Might as well jump

Just to be clear, this is not a picture of me. We generally don't do this in folk music concerts. This is David Lee Roth, presumably singing the line "Might as well jump."

By the time you read this, you probably will have missed seeing me jump off the couch. If I do that this year. And if anyone actually sees it happen. I’m writing this before Jan. 1, naturally, because this is the January edition, and it gets printed, so it’s not instant like an online-only publication is, and everything is written in advance. So, I don’t know if I’ll really jump off the couch. But the couch is lower than a chair, if you know what I mean. And I’m fairly certain you don’t.

A few weeks ago I read an essay online, written by my younger brother, Noah, that included this paragraph:

“When I was a child, probably around 8 or 9 years old, my mother read about a Danish New Year’s Eve tradition. The Danes, she discovered, jump off of chairs at the stroke of midnight, propelling themselves into the new year and leaving the Evil Spirits of the past year behind. Who knew that Evil Spirits couldn’t jump off of chairs? We did this in my house for several years, if you can picture it: my mother, my father, and me, all standing on furniture, watching our large, boxy TV set as the ball dropped in New York City, and the three of us clumsily leaping into our unknown future as Guy Lombardo and His Royal Canadians struck up ‘Auld Lang Syne’.”

I had totally forgotten about that chair-jumping thing. I was already out of the house by then—I’m 11 years older than Noah—but I heard a lot about it, and I'm pretty sure I witnessed it once or twice. Or else I was told about it and the image was so vivid and strange that it has given me a false memory of it.

The last New Year's Eve I spent at the house I grew up in, on Belmar, was when I was in what I laughingly refer to as the 12th grade (it was more like the 12th year that I sometimes walked into a school building). It was the 1966–67 New Year, so Noah was 6. My mother asked me if I would stay home with Noah so my parents could go out. I have never liked New Year’s Eve parties. I had a small number of my Heights High friends over. During the event, Noah drew a picture of the scene (sort of like a court reporter); then, the next day, my mother helped him with some writing on it. The only thing I remember about it is that someone was saying, "Wheee! More pop!" I remember because my friend Walt quoted that for many years afterward, whenever we were at a dull party.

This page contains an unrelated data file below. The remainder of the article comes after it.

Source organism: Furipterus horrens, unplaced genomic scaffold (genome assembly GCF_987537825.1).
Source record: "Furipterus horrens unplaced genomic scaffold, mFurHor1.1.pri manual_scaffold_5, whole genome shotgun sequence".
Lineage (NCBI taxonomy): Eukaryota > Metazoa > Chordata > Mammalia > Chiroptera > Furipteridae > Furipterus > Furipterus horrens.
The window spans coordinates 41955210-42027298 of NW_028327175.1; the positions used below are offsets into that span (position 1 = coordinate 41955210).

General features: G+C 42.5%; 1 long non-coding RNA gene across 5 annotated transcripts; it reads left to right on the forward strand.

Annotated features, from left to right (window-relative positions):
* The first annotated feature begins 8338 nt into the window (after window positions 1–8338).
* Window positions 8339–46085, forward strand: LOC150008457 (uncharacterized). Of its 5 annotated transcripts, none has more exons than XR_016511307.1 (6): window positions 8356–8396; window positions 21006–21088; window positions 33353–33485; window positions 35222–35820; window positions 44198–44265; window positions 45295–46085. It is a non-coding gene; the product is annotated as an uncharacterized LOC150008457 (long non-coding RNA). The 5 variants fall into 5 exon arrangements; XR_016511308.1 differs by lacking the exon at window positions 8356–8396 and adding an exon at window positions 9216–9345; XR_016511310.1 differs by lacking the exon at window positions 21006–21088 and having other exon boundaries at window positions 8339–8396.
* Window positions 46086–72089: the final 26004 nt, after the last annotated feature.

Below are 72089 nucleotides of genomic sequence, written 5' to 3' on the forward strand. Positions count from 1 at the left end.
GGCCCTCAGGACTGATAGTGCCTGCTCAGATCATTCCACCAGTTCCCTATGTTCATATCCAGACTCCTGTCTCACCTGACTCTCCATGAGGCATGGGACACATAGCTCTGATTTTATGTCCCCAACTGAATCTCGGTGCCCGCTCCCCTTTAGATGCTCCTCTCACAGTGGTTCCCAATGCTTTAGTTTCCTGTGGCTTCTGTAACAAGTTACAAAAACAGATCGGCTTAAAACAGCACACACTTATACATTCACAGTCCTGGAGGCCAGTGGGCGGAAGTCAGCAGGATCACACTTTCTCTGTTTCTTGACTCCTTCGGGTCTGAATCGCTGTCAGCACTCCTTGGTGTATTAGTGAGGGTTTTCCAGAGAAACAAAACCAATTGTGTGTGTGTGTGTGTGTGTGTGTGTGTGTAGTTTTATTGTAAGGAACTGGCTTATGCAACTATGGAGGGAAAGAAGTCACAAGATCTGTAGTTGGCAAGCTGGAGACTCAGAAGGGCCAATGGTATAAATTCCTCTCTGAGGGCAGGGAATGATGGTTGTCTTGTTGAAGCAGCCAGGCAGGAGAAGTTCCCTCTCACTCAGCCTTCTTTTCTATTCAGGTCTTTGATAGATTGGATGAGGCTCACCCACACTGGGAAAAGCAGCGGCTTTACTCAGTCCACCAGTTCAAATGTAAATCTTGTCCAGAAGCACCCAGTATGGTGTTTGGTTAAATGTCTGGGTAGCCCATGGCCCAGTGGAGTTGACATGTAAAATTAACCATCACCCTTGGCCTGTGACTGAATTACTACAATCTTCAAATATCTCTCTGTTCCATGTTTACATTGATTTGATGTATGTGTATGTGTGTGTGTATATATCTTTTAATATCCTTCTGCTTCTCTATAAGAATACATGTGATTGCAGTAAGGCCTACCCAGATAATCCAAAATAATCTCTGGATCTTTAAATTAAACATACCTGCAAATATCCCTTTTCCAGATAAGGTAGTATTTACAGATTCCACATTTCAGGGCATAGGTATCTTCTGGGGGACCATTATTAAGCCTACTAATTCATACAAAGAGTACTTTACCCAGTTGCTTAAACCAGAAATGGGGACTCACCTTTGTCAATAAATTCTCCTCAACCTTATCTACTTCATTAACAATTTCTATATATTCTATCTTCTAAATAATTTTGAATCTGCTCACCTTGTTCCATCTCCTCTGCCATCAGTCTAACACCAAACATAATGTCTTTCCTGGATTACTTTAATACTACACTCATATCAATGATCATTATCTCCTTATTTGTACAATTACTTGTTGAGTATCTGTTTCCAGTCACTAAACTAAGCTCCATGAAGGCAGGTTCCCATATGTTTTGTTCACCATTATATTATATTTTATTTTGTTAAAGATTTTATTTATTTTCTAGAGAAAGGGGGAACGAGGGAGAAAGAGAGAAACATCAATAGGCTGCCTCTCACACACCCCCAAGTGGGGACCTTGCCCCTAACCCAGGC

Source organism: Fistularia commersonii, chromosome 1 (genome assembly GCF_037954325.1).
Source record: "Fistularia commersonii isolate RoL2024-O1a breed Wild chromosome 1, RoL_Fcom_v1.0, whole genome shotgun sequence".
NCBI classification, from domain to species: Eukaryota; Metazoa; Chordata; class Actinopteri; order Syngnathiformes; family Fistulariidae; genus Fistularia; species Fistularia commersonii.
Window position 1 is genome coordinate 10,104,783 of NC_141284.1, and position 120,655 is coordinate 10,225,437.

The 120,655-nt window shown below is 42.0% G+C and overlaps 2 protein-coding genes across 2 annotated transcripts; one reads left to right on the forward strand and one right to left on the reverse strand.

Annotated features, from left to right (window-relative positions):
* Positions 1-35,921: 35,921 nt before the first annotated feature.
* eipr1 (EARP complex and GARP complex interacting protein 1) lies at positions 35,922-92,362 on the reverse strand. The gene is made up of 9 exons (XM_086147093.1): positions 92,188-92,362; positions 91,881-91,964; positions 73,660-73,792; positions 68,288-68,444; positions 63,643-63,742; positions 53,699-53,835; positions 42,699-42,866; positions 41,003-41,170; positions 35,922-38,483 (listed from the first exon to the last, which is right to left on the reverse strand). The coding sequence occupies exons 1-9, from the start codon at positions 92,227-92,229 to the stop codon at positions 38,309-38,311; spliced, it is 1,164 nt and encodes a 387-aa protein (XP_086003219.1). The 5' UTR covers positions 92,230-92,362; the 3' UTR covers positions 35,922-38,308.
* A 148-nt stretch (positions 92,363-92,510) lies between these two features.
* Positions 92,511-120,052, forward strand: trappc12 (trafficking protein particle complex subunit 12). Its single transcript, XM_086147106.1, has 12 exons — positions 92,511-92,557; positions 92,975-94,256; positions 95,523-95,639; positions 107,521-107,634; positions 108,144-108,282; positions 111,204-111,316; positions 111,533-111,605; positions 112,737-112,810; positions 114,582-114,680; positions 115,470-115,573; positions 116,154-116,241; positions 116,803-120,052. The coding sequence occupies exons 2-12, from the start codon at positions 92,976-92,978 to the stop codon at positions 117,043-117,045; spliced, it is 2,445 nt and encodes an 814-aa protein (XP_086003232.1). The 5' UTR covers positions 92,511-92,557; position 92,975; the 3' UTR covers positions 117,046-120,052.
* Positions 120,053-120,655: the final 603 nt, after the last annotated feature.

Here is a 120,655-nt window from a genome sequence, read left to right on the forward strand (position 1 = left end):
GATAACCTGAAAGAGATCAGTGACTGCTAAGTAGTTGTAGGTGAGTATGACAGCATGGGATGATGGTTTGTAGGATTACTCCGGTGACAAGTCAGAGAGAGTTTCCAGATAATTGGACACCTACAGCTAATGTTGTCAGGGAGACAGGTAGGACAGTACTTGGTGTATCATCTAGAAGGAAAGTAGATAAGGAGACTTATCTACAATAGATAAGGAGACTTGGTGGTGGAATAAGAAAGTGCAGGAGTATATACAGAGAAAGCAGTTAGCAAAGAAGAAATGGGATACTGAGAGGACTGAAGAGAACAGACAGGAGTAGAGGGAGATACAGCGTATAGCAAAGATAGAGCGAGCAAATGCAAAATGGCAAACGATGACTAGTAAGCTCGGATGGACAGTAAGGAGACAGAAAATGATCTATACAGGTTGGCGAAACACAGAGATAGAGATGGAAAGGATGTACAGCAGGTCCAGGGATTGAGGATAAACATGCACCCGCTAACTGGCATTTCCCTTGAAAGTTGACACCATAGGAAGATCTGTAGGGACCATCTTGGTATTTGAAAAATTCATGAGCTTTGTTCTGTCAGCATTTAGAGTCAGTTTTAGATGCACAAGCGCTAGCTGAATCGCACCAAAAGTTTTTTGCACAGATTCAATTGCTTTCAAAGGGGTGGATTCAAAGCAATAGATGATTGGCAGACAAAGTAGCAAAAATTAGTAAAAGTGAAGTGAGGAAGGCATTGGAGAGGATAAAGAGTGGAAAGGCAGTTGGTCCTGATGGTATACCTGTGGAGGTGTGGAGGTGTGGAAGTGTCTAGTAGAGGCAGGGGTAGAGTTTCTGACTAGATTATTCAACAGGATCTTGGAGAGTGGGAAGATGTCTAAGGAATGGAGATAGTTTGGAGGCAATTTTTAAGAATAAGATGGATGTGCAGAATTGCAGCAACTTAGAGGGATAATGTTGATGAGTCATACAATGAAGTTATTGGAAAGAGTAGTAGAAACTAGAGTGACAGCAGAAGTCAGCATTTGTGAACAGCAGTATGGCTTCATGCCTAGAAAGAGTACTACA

But dull parties are preferable to me. New Year’s Eves are like any other night. This year, of course, I won’t have to worry about what not to do on New Year’s Eve. There are no parties to turn down. And Nighttown, at the end of my street, is temporarily closed again. So, it will be dinner at home for us. And TV. And . . . “Wheee! More pop!”

People everywhere are saying they’ll be glad to see 2020 go. But 2021 probably won’t be much different, at least for a while. Though there are some signs of hope. A new U.S. President and administration, and all that it entails. And maybe a COVID-19 vaccine. And, for me, winter walking.

I started walking in May. But I haven’t seen Cleveland Heights during the winter since the late 1970s. Since then, until this year, I have just stayed inside from November to April. If I had to go somewhere, I’d jump into the car, drive, get out at my destination and hurry inside. I haven’t even owned any cold-weather clothing for 40-some years—just a light coat and a pair of gloves I could never find.  

This year I have a real winter coat, with a hood, from one of those sporty companies that everyone but I knew about; and heavy-duty gloves; even long underwear. And new boots that are made for walking, and that’s just what they’ll do. Yes, Cleveland Heights, one of these days these boots are gonna walk all over you.

And I’m going to have cataract surgeries. Not a big deal—everyone tells me. But I’ve been avoiding it for many years because almost nothing freaks me out more than the idea of someone sticking knives into my eyes. But I can’t see much. And, this year, it was much harder to say I couldn’t because I had a musical performance coming up, or anything else.

Much was different in 2020, and it looks like 2021 will include even more changes. So, I’m planning to jump off the couch—because it’s lower than a chair—at midnight on New Year’s Eve. This seems to be the year for taking leaps.

David Budin

David Budin is a freelance writer for national and local publications, the former editor of Cleveland Magazine and Northern Ohio Live, an author, and a professional musician and comedian. His writing focuses on the arts and, especially, pop-music history.

Read More on Songs and Stories
Volume 14, Issue 1, Posted 8:39 PM, 12.21.2020